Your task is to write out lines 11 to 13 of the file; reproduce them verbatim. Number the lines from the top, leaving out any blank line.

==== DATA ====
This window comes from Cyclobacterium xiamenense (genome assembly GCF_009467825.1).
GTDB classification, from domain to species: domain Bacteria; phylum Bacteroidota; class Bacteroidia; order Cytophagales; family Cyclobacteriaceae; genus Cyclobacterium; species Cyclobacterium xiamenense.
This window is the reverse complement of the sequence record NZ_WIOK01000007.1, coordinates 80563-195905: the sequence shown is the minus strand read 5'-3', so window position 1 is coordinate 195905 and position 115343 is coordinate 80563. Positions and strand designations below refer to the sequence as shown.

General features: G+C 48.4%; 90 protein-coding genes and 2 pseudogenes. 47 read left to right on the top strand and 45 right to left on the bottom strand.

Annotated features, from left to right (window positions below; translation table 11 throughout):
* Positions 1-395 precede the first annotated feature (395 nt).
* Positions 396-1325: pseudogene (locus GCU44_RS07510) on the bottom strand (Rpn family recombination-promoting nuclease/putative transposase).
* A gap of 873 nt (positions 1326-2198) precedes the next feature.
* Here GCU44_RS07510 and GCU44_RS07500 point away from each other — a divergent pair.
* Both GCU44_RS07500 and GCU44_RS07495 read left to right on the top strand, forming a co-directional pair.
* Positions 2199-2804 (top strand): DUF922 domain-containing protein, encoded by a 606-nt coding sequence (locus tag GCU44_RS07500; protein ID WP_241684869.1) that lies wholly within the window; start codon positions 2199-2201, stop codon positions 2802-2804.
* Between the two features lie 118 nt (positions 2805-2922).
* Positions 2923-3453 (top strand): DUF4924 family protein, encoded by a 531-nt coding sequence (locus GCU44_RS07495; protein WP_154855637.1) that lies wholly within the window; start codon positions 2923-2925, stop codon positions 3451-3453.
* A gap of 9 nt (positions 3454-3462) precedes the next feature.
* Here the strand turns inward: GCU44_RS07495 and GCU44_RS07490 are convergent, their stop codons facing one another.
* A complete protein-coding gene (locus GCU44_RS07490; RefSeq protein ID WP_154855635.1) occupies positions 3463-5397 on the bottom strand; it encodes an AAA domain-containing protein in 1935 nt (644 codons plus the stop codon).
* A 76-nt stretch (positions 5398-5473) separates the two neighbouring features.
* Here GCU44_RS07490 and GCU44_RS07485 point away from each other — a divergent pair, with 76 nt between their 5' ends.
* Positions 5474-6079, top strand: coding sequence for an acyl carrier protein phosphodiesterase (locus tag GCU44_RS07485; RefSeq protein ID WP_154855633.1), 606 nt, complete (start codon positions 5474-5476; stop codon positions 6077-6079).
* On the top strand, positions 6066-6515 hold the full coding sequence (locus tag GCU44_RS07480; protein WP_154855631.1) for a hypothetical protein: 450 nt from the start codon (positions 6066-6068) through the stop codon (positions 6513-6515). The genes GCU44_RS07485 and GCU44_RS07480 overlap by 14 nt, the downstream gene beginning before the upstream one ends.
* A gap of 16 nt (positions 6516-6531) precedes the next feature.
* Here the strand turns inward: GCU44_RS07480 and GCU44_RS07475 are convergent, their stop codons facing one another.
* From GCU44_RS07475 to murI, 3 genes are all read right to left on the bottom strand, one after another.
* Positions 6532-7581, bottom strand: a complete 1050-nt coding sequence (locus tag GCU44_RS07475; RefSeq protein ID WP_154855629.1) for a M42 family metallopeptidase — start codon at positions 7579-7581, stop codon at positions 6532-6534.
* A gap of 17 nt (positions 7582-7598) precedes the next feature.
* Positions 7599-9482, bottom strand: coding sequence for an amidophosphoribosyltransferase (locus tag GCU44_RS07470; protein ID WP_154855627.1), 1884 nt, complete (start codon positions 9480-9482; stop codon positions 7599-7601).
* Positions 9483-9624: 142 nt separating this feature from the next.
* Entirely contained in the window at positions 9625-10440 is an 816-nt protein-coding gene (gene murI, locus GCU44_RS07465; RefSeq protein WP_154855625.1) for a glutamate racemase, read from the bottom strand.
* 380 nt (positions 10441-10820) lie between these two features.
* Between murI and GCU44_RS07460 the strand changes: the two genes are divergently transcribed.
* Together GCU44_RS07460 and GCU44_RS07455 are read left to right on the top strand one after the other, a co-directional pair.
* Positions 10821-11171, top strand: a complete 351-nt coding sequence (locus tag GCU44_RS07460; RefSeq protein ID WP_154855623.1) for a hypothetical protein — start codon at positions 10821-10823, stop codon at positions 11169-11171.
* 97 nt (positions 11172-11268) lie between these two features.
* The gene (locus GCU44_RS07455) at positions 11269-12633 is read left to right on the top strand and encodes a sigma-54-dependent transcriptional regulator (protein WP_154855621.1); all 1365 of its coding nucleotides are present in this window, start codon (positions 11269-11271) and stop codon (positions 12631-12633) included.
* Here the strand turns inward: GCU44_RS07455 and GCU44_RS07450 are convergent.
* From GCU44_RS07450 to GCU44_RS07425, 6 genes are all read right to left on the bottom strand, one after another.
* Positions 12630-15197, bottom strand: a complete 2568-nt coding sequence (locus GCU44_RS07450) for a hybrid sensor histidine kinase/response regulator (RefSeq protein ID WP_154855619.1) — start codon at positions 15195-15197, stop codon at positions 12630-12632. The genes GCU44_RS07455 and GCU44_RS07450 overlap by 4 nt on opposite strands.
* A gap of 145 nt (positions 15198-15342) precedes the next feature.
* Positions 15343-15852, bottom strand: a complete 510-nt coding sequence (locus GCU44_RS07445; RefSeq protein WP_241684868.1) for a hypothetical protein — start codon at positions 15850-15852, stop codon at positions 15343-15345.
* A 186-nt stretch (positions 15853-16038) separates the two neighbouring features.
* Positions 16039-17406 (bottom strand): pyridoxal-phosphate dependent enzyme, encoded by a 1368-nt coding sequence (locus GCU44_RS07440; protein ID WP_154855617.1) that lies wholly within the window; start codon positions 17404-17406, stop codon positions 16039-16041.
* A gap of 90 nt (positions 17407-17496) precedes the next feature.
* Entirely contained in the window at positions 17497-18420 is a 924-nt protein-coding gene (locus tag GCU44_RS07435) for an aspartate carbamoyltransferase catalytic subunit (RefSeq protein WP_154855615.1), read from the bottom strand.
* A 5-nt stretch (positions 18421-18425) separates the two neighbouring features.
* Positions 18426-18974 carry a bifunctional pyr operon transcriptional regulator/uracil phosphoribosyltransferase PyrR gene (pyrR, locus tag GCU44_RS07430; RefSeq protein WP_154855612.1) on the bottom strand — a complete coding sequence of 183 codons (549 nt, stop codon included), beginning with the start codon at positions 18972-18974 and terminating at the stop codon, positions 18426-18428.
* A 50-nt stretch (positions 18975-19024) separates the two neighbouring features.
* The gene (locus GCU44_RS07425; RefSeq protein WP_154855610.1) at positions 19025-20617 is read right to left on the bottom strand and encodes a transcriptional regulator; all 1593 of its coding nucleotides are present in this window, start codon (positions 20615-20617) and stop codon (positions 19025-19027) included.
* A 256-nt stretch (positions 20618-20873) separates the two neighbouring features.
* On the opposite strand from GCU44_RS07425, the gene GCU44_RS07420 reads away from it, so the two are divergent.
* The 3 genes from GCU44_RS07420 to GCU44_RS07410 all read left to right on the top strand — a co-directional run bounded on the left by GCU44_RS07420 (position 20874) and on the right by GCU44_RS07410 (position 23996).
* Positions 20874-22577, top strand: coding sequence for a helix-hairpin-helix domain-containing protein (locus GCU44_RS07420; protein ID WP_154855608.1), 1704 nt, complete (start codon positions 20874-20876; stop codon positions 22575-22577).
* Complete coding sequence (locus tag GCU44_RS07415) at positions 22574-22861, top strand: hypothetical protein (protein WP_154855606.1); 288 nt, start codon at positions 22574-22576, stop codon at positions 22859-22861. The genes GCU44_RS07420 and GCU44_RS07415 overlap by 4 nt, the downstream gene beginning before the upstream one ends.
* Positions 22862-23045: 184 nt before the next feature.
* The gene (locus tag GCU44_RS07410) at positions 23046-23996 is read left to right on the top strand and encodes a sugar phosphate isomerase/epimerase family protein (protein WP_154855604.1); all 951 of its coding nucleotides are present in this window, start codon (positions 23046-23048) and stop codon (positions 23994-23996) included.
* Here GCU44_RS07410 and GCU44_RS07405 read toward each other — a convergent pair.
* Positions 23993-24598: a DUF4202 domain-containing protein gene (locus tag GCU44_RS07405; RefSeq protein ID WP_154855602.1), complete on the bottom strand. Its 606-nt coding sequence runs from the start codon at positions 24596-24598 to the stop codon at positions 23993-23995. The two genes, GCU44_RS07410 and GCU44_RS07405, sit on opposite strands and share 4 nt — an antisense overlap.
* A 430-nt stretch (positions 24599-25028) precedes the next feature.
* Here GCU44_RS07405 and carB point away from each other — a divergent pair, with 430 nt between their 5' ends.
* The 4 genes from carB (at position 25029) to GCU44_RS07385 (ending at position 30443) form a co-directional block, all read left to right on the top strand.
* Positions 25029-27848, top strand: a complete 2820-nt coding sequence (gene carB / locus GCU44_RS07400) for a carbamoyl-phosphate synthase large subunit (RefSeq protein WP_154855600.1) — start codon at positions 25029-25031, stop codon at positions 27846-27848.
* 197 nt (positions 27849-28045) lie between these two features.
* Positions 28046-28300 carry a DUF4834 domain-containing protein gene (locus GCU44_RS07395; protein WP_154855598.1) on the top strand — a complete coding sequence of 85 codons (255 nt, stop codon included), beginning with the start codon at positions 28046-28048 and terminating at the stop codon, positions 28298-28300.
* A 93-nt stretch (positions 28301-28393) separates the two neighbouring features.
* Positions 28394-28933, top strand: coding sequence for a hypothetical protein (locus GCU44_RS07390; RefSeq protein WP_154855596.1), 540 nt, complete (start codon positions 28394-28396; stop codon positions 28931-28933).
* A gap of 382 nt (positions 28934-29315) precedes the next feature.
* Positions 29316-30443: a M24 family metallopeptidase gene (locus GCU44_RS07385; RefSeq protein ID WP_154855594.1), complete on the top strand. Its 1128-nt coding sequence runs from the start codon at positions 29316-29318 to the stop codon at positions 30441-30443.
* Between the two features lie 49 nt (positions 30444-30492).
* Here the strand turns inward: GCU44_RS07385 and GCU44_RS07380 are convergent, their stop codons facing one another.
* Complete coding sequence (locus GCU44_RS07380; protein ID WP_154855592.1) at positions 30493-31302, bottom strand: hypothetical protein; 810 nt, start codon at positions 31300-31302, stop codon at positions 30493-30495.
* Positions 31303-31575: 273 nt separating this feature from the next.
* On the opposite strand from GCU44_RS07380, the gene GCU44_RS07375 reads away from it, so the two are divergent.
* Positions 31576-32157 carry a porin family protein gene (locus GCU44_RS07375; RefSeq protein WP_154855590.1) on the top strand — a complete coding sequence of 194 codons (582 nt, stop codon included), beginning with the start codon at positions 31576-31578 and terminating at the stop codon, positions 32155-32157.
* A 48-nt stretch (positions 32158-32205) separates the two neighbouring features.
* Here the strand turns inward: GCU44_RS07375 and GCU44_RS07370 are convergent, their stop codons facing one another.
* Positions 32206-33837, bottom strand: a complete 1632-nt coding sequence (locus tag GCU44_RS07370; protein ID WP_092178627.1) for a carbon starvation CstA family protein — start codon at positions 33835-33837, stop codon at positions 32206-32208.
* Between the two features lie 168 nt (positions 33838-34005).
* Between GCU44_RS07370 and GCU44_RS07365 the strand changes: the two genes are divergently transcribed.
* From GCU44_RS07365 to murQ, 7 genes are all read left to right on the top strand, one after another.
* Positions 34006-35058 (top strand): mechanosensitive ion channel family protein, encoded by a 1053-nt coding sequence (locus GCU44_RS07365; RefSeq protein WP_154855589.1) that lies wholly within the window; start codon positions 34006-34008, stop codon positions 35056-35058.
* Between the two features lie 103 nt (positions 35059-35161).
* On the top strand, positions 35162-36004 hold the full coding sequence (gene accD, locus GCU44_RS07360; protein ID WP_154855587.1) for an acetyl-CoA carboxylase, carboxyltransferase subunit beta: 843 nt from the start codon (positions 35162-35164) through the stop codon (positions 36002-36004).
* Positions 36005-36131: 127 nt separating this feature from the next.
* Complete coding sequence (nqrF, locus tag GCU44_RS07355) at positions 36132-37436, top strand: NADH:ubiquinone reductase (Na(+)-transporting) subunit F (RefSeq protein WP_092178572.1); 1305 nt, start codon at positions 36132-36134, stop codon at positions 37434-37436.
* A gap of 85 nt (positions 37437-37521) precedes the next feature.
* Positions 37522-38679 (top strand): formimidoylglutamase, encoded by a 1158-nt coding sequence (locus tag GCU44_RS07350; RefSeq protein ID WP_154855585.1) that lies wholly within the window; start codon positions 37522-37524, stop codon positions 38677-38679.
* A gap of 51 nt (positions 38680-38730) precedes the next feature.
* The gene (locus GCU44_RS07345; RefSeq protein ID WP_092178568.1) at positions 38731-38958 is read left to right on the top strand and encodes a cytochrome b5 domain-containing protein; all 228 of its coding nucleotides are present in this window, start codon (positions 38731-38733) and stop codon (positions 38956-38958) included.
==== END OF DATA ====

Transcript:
* Positions 2199-2804 (top strand): DUF922 domain-containing protein, encoded by a 606-nt coding sequence (locus tag GCU44_RS07500; protein ID WP_241684869.1) that lies wholly within the window; start codon positions 2199-2201, stop codon positions 2802-2804.
* Between the two features lie 118 nt (positions 2805-2922).
* Positions 2923-3453 (top strand): DUF4924 family protein, encoded by a 531-nt coding sequence (locus GCU44_RS07495; protein WP_154855637.1) that lies wholly within the window; start codon positions 2923-2925, stop codon positions 3451-3453.